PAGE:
6.9.18

Barbizon ... and Grez


Slightly more than an hour’s drive south of Paris, you will find the charming little village Barbizon, on the edge of the Forest of Fontainebleau. Barbizon has actually given its name to what you in the middle of the 19th century could consider as a new type of art - one talks about the “Barbizon School” as the beginning of landscape painting – painting landscapes and countryside just for what they are – without any religious, mythological or historical “excuse”.


Before talking art, let’s just notice that the village has a lot of charm and obviously had it already in the middle of the 19th century, attracting a lot of people who were happy to leave the city centre for a little while or, as what happened to a number of artists, to really settle down.



Here we can see some of the more famous artists who worked and lived here, Theodore Rousseau obviously being the first to settle down here, already in 1836. (Rosa Bonheur didn’t live in the village itself, but close, and she clearly belongs to the “Barbizon School”.)  It should be remembered that these artists prepared for the later success of the impressionists and in some cases actively supported some of the future impressionists.



In the village we can find the houses which were occupied by Rousseau, Millet, Diaz and also the hostel “Ganne”, where many artists lived more or less permanently.

Millet’s house is today a little museum, of course basically dedicated to his art. We can see some old engravings and recognize where Millet was sitting in front of his easel, the photo of a lady who, when she was younger, was the model for the famous painting “Angelus”, the clock which marks six o’clock, the hour when Millet died in this room…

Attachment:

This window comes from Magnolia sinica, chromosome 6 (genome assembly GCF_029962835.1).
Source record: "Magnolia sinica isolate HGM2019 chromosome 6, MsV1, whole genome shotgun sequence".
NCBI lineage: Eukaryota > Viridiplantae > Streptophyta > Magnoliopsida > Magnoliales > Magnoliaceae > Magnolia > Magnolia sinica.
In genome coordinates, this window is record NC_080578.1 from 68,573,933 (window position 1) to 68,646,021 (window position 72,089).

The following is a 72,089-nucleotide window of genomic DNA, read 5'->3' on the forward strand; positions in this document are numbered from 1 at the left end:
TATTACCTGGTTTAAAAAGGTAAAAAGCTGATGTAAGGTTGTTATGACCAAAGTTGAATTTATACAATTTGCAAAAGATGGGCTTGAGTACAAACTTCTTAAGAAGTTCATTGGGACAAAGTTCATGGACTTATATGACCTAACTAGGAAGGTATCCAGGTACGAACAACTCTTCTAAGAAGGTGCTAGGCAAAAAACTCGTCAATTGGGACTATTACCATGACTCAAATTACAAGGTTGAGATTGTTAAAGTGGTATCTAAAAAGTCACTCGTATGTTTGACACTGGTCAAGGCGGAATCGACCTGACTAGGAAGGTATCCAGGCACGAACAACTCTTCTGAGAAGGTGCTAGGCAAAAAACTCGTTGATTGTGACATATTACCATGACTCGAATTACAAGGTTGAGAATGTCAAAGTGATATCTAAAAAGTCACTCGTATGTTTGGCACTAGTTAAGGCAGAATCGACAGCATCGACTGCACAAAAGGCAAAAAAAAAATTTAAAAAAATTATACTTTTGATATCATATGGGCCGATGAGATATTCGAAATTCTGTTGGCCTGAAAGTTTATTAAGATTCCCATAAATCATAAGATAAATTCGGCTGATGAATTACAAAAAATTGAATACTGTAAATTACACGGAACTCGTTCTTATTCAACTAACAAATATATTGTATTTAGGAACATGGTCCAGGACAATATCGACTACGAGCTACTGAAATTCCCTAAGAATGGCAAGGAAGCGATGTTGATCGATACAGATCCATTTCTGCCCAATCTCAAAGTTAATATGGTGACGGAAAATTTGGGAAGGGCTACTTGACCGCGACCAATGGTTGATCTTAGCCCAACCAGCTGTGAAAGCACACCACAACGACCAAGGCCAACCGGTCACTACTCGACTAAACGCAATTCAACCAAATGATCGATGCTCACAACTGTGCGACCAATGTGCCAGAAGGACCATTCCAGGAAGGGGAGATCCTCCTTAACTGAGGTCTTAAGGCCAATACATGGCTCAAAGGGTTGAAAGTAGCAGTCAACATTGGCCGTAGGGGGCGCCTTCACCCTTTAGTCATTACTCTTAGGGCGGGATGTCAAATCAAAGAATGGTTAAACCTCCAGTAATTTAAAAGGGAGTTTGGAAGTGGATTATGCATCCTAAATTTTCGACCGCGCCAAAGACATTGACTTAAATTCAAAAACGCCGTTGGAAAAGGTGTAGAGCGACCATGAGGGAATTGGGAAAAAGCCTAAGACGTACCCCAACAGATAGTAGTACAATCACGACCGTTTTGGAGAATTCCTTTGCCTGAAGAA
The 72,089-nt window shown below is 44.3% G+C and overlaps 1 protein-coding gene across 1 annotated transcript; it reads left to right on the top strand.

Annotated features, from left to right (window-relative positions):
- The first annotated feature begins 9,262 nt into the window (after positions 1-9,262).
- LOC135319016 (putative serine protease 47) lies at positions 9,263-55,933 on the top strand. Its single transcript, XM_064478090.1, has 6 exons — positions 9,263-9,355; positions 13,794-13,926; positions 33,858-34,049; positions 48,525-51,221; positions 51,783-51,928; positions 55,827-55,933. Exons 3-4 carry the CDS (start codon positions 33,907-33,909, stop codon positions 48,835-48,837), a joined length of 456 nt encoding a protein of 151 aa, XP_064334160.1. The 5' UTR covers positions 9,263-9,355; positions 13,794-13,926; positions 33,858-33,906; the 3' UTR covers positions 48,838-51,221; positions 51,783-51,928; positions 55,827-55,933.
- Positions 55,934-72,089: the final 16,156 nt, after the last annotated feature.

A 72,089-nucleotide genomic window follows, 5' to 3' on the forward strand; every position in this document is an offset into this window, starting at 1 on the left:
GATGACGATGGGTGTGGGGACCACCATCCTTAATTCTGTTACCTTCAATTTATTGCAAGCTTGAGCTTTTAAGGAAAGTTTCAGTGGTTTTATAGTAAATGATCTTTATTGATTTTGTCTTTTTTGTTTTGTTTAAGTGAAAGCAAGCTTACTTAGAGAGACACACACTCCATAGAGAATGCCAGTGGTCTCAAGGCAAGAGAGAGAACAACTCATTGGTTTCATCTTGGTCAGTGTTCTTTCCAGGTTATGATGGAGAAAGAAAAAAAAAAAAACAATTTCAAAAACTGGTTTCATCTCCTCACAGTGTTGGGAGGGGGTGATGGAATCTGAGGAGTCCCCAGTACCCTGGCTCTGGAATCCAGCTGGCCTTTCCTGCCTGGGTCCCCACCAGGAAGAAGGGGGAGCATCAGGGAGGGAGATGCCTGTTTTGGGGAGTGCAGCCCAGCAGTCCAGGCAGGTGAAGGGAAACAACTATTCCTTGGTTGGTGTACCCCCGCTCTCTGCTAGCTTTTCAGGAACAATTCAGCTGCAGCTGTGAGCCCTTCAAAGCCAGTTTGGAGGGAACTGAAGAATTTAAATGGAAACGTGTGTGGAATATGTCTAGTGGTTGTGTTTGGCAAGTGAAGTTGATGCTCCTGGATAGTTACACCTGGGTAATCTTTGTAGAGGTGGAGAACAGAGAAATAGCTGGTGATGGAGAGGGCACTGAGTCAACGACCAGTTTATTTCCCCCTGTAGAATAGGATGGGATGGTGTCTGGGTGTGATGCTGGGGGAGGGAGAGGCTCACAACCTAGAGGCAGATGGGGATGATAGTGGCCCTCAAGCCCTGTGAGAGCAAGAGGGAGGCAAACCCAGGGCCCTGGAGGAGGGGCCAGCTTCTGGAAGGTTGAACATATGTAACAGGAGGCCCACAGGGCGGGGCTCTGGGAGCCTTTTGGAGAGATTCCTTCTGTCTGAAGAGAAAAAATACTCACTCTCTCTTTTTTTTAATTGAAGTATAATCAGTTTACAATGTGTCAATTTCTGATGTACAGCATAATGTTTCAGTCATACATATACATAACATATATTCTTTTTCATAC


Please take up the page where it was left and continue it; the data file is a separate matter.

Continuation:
… and a number of paintings by Millet, Rousseau and others and also a little sculpture by Rosa Bonheur and Millet's palette..

My attention was drawn to the fact that Vincent van Gogh obviously was a fan of Millet. Vincent spent part of the cold winter days 1889-90 in Saint-Rémy-de-Provence copying or interpreting works by other painters and most of these "copies" were inspired by Millet. (I don’t know how he in 1889 managed to get photos, copies… of Millet’s works. I suppose that Théo sent him material?)  We can also see that already ten years earlier Vincent had copied a few of Millet’s paintings, just when he had seriously started to try to be an artist.









Robert-Louis Stevenson came quite often to Barbizon as a young man… and he also went to another little village in the neighbourhood, Grez-sur-Loing, to the Hotel Chevillon, where he met many artists and also met his future wife… and this is actually also where I went after Barbizon, to listen to a little private concert by well-known artists in Sweden Monica and Carl-Axel Dominique and their cello-playing friend John Ehde. (I wrote about Grez in a previous post here.)


6 comments:

Karen said...

What a great post, Peter. Always so inforative but this one even more so. Vincent is a favorite of mine and I didn't know this. Thank you,

lyliane said...

Très intéressant ce village que je ne connais que de nom, ce n'est pas loin, j'irai y faire un tour un de ces jours.

Mystica said...

Everything is new to me. I loved the potted art lesson as well. You've made me more determined to come visit Paris again.

sukicart said...

Fascinating - loved this post.

Maria Russell said...

The weather looks perfect on this lovely and instructive tour! Love that painting of Rosa Bonheur, too.
Thank you so much.

Studio at the Farm said...

What a wonderful post, Peter!! Thank you! Such a beautiful village!!!

Kathryn